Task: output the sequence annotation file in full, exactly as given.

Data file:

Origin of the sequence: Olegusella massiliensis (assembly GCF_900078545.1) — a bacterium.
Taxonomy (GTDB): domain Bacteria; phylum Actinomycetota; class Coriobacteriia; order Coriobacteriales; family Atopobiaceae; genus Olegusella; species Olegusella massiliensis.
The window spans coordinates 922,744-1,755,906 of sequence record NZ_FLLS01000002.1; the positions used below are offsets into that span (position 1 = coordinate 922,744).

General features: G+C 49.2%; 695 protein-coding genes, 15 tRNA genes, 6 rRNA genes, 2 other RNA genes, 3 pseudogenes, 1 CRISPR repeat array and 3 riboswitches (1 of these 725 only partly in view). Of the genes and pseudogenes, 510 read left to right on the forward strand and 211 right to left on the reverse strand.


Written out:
Origin of the sequence: Olegusella massiliensis (assembly GCF_900078545.1) — a bacterium.
Taxonomy (GTDB): domain Bacteria; phylum Actinomycetota; class Coriobacteriia; order Coriobacteriales; family Atopobiaceae; genus Olegusella; species Olegusella massiliensis.
The window spans coordinates 922,744-1,755,906 of sequence record NZ_FLLS01000002.1; the positions used below are offsets into that span (position 1 = coordinate 922,744).

General features: G+C 49.2%; 695 protein-coding genes, 15 tRNA genes, 6 rRNA genes, 2 other RNA genes, 3 pseudogenes, 1 CRISPR repeat array and 3 riboswitches (1 of these 725 only partly in view). Of the genes and pseudogenes, 510 read left to right on the forward strand and 211 right to left on the reverse strand.